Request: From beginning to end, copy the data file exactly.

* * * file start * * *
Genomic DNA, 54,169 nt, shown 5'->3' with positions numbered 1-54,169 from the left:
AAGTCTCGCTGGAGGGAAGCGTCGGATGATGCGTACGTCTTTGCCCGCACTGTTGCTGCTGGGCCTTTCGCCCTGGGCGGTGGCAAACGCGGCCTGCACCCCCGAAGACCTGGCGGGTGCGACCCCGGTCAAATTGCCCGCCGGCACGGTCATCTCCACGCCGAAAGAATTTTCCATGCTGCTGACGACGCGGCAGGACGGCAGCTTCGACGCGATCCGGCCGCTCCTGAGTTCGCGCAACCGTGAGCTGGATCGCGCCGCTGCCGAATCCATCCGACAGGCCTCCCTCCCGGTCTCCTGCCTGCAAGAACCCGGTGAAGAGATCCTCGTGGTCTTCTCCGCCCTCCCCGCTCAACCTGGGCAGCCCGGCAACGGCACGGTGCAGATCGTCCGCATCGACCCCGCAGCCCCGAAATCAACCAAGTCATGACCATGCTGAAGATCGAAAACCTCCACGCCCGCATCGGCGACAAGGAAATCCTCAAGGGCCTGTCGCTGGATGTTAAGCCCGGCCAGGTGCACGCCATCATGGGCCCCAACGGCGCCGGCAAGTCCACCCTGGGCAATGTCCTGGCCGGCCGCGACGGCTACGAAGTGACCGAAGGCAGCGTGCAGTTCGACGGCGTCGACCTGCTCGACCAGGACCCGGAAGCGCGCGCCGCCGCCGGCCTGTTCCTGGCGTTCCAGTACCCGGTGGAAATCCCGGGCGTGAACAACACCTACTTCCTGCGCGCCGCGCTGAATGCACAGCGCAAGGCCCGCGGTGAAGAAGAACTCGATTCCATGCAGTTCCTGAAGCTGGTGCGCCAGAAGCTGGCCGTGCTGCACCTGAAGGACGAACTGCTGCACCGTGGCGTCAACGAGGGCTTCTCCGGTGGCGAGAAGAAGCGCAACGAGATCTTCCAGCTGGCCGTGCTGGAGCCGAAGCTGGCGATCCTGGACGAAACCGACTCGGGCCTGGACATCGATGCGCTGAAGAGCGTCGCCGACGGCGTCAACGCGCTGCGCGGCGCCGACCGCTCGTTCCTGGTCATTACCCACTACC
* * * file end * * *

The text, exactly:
Genomic DNA, 54,169 nt, shown 5'->3' with positions numbered 1-54,169 from the left:
AAGTCTCGCTGGAGGGAAGCGTCGGATGATGCGTACGTCTTTGCCCGCACTGTTGCTGCTGGGCCTTTCGCCCTGGGCGGTGGCAAACGCGGCCTGCACCCCCGAAGACCTGGCGGGTGCGACCCCGGTCAAATTGCCCGCCGGCACGGTCATCTCCACGCCGAAAGAATTTTCCATGCTGCTGACGACGCGGCAGGACGGCAGCTTCGACGCGATCCGGCCGCTCCTGAGTTCGCGCAACCGTGAGCTGGATCGCGCCGCTGCCGAATCCATCCGACAGGCCTCCCTCCCGGTCTCCTGCCTGCAAGAACCCGGTGAAGAGATCCTCGTGGTCTTCTCCGCCCTCCCCGCTCAACCTGGGCAGCCCGGCAACGGCACGGTGCAGATCGTCCGCATCGACCCCGCAGCCCCGAAATCAACCAAGTCATGACCATGCTGAAGATCGAAAACCTCCACGCCCGCATCGGCGACAAGGAAATCCTCAAGGGCCTGTCGCTGGATGTTAAGCCCGGCCAGGTGCACGCCATCATGGGCCCCAACGGCGCCGGCAAGTCCACCCTGGGCAATGTCCTGGCCGGCCGCGACGGCTACGAAGTGACCGAAGGCAGCGTGCAGTTCGACGGCGTCGACCTGCTCGACCAGGACCCGGAAGCGCGCGCCGCCGCCGGCCTGTTCCTGGCGTTCCAGTACCCGGTGGAAATCCCGGGCGTGAACAACACCTACTTCCTGCGCGCCGCGCTGAATGCACAGCGCAAGGCCCGCGGTGAAGAAGAACTCGATTCCATGCAGTTCCTGAAGCTGGTGCGCCAGAAGCTGGCCGTGCTGCACCTGAAGGACGAACTGCTGCACCGTGGCGTCAACGAGGGCTTCTCCGGTGGCGAGAAGAAGCGCAACGAGATCTTCCAGCTGGCCGTGCTGGAGCCGAAGCTGGCGATCCTGGACGAAACCGACTCGGGCCTGGACATCGATGCGCTGAAGAGCGTCGCCGACGGCGTCAACGCGCTGCGCGGCGCCGACCGCTCGTTCCTGGTCATTACCCACTACC